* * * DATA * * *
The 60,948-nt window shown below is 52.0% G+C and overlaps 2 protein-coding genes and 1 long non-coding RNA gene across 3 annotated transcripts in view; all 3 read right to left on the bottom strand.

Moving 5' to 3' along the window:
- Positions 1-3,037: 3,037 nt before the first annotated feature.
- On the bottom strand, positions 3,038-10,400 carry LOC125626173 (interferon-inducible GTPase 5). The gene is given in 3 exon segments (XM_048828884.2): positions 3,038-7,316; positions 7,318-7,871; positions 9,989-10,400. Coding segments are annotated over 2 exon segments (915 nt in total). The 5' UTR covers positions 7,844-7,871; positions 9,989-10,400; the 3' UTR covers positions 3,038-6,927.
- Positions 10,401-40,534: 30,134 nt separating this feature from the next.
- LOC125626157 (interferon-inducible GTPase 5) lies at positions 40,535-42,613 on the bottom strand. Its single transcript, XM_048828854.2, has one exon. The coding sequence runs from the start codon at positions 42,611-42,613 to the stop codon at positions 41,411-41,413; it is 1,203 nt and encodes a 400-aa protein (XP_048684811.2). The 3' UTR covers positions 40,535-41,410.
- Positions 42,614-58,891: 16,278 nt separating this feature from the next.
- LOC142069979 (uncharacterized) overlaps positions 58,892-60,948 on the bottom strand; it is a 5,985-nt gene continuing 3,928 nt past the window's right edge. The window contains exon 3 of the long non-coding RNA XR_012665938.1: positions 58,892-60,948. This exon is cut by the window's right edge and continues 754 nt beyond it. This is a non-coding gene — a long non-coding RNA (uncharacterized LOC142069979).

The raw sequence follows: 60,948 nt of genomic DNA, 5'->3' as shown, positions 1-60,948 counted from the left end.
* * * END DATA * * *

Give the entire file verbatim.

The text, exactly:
The 60,948-nt window shown below is 52.0% G+C and overlaps 2 protein-coding genes and 1 long non-coding RNA gene across 3 annotated transcripts in view; all 3 read right to left on the bottom strand.

Moving 5' to 3' along the window:
- Positions 1-3,037: 3,037 nt before the first annotated feature.
- On the bottom strand, positions 3,038-10,400 carry LOC125626173 (interferon-inducible GTPase 5). The gene is given in 3 exon segments (XM_048828884.2): positions 3,038-7,316; positions 7,318-7,871; positions 9,989-10,400. Coding segments are annotated over 2 exon segments (915 nt in total). The 5' UTR covers positions 7,844-7,871; positions 9,989-10,400; the 3' UTR covers positions 3,038-6,927.
- Positions 10,401-40,534: 30,134 nt separating this feature from the next.
- LOC125626157 (interferon-inducible GTPase 5) lies at positions 40,535-42,613 on the bottom strand. Its single transcript, XM_048828854.2, has one exon. The coding sequence runs from the start codon at positions 42,611-42,613 to the stop codon at positions 41,411-41,413; it is 1,203 nt and encodes a 400-aa protein (XP_048684811.2). The 3' UTR covers positions 40,535-41,410.
- Positions 42,614-58,891: 16,278 nt separating this feature from the next.
- LOC142069979 (uncharacterized) overlaps positions 58,892-60,948 on the bottom strand; it is a 5,985-nt gene continuing 3,928 nt past the window's right edge. The window contains exon 3 of the long non-coding RNA XR_012665938.1: positions 58,892-60,948. This exon is cut by the window's right edge and continues 754 nt beyond it. This is a non-coding gene — a long non-coding RNA (uncharacterized LOC142069979).

The raw sequence follows: 60,948 nt of genomic DNA, 5'->3' as shown, positions 1-60,948 counted from the left end.